2) Scandal melded Rhimes’s love of big plot twists with morally complicated, cable-style storytelling

A father-daughter chat, Scandal-style.

In the early 2010s, the broadcast networks kept trying to crack the nut of how to tell more morally complicated, adult stories in their dramas — you know, like cable networks were reeling off seemingly as a matter of course. Many of these attempts died almost immediately, while others (particularly the 2009 debut The Good Wife) attracted smaller, tonier audiences.

But Scandal was a show that was interested in the often morally dubious methods that Olivia and the “gladiators” at her political crisis response firm deployed to solve problems, and in how those methods got Olivia into hotter and hotter water. In particular, the hugely divisive fifth season (which I love and other fans ... do not) spent a lot of time forcing the audience to reckon with how many horrible things the characters had done.

But because all of this was wedded to Rhimes’s consummate skill with big plot twists, carried out with panache, Scandal also became a huge hit, at least for a time. It was the ultimate example of how network television — which has always targeted a broader audience than cable or streaming — could tell darker stories without sacrificing the things that made big network shows so fun to watch.

The twists and turns on Scandal were so much fun — until the show made you sit back and realize you were having fun watching people’s lives be dragged into the muck. It was a tricky balance the show didn’t always manage, but when it did, it was exquisite.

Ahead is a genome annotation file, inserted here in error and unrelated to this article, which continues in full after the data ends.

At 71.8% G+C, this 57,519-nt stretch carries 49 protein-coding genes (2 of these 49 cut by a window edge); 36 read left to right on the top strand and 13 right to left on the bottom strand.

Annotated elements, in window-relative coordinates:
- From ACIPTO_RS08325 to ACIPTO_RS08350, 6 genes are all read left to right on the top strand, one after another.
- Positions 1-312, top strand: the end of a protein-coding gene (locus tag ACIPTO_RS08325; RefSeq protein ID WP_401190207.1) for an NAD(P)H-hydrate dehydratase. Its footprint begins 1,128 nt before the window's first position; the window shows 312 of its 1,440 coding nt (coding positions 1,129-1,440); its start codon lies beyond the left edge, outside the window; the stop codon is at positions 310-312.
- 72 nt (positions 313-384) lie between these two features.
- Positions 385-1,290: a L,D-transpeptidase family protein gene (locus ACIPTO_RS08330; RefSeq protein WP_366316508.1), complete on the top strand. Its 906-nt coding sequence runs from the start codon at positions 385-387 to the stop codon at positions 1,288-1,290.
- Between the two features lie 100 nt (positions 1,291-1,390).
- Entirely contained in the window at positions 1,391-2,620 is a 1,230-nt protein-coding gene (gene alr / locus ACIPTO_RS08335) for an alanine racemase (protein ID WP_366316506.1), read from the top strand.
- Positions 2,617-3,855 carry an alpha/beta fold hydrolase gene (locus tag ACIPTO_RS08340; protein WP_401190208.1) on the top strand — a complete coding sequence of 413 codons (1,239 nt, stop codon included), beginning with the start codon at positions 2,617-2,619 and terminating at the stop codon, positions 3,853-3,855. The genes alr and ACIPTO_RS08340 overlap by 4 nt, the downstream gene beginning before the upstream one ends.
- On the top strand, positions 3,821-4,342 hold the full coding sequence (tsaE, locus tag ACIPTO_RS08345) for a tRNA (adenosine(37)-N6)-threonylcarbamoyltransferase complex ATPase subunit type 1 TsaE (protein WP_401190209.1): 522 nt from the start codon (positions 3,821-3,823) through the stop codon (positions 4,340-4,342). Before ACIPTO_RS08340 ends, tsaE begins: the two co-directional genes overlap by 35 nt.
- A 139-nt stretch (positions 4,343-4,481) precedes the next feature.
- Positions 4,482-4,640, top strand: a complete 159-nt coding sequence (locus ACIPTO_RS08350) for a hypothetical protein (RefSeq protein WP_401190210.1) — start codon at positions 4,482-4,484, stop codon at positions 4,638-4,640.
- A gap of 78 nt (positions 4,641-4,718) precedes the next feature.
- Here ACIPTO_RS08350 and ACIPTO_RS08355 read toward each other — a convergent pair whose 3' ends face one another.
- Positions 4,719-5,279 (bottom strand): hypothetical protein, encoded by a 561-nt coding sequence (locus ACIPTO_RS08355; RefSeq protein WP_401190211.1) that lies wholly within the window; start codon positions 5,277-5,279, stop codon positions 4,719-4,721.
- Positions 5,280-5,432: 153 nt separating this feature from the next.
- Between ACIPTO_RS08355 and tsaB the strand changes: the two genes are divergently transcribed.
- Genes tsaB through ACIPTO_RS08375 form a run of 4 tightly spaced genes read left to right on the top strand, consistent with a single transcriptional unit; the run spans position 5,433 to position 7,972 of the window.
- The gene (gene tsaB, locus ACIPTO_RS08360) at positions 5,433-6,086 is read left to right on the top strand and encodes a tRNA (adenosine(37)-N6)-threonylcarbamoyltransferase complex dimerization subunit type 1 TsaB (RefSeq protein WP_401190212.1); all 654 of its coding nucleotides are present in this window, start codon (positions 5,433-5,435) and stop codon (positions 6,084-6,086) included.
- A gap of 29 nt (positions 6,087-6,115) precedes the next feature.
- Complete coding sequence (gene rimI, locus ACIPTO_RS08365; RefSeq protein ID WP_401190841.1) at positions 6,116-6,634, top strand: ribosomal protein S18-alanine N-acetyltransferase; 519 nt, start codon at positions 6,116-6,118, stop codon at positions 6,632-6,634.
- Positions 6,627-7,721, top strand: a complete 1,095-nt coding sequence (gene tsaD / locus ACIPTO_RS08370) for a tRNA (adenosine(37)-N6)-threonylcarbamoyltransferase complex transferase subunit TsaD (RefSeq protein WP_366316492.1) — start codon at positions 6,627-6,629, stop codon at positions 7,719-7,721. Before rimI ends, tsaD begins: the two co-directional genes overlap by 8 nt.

3) The show all but invented casts live-tweeting their TV shows

Every Thursday night, the cast of Scandal gathers to live-tweet new episodes of the show. This was happening in the first season. It was happening when the show was a big hit. And it’s still happening now.

At the time, it was seen as a weird gambit for a show that had only seven episodes in its first season and was unlikely to survive to season two. But it helped build a highly engaged audience for the series, one that slowly built word of mouth as season one hit streaming services, then helped the show build and build through season two. Knowing that you could tweet about episodes of your new favorite series with the cast itself made for a far more interactive TV-watching experience than other shows could promise.

And, hey, it worked so well that more and more shows started having their casts live-tweet. It’s never felt quite the same as it did on Scandal, though, because when too many other shows do it, it just feels like a corporate mandate.

4) Scandal became the anti-West Wing, a deeply skeptical examination of American power that saw its tone spread across television

Olivia is skeptical.

Here’s something I wrote toward the end of Scandal’s second season, over at my old publication, the A.V. Club: